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The European Union and the Kosovan Youth – A Wide Range of Solutions to a Single Problem

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Author(s): Anna Szolucha

Journal: Central European Journal of Public Policy
ISSN 1802-4866

Volume: 3;
Issue: 1;
Start page: 18;
Date: 2009;
Original page

Keywords: civil society development | Kosovan youth | civil society in Kosovo

ABSTRACT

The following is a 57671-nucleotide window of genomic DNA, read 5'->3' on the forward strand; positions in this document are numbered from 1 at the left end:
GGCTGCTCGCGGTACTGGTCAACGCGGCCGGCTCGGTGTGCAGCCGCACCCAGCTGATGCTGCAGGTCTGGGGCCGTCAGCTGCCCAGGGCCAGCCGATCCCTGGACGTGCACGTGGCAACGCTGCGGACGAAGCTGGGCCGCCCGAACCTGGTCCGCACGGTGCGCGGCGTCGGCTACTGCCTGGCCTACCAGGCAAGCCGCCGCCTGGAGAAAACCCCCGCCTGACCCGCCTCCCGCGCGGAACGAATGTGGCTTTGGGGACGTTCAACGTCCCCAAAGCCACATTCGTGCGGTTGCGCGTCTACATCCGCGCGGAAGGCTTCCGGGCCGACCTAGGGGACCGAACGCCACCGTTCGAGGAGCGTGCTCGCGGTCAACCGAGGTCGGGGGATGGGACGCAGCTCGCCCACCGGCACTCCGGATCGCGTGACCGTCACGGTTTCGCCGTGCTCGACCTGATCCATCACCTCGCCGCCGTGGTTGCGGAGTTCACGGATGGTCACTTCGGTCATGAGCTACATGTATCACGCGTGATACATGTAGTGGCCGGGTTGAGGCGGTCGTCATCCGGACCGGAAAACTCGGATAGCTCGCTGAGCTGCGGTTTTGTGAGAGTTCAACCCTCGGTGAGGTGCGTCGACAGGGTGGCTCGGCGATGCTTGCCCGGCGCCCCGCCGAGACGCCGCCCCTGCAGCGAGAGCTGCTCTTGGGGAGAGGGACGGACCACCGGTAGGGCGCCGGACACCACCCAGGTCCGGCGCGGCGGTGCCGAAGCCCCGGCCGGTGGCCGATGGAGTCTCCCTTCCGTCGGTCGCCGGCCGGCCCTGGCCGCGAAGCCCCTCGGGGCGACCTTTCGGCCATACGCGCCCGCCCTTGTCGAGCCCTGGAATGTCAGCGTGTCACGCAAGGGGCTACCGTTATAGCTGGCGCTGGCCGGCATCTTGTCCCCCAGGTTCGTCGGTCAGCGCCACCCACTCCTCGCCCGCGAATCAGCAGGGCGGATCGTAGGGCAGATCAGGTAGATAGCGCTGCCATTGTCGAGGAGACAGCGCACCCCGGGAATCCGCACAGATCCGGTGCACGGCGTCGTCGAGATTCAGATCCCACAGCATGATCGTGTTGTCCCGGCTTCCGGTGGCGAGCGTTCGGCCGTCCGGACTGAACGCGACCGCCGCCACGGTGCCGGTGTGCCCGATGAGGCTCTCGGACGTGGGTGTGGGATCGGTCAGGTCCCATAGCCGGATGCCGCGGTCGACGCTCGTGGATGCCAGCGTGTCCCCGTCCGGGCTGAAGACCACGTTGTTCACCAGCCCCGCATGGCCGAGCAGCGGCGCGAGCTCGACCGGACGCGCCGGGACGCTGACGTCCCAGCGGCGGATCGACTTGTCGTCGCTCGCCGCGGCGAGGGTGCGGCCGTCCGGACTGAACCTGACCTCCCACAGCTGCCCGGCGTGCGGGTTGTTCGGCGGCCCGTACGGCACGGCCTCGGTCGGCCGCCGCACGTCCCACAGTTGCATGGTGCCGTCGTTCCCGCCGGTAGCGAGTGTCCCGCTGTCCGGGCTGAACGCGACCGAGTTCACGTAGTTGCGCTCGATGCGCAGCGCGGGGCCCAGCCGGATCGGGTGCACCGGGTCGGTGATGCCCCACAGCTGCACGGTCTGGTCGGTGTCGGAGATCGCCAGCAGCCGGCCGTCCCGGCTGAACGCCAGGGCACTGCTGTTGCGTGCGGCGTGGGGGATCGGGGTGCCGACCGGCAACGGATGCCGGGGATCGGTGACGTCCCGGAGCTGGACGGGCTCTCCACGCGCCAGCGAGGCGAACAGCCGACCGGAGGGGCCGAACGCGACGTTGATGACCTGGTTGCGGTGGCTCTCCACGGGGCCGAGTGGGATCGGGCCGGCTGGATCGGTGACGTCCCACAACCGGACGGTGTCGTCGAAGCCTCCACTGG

This article explores the ways in which the European Union fosters the development of civil society in Kosovo. In particular, it focuses on how the EU shapes the role of students and young people as well as the extent to which it contributes to their position in the “bottom-up” capacity building processes in this country. The Union has mainly concentrated its efforts on encouraging student mobility, acknowledging the value of students’ experiences gained abroad that could be translated into genuine reform, and enhancing diverse institutional capacities of Kosovan administrations. At the same time, however, it has continuously reaffirmed a broader objective of the European involvement in Kosovo, namely that education of young people ought to help foster social cohesion and aspire to a genuine reflection of the diversity of Kosovan population in the student body (EUA’s Contribution to the Bologna Ministerial Meeting, 2007). The rationale behind this article is to account for the current role that the EU plays in fostering the development of civil society in the context of the failure of Kosovo’s authorities to produce any satisfying results approaching the achievement of this broader objective. This article identifies opportunities that the Union provides in the area of youth education and empowerment in the context of civil society development. Significantly, it assesses the relevance of these opportunities for current situation and needs of civil society development in Kosovo. The analysis also highlights the most important barriers that are hindering student involvement at various levels of the decision-making process. The broadest question this project addresses is the EU’s practical ability to foster the “bottom-up” capacity building in self-government and civil society developments. The reason why the role and the position of students and young people in civil society development is absolutely crucial is that they are highly under-represented in decision-making processes at the university level as well as in political institutions: a very curious situation, given the huge number of people under thirty in this country. Due to their young age, they are also the best potential “targets” of civil society development projects. They can learn the rules and skills of self-organisation and extensive cooperation and the experience they gain may, then, influence public policy and make it easier to address the ethnic and generational conflicts that Kosovo is likely to face in future.

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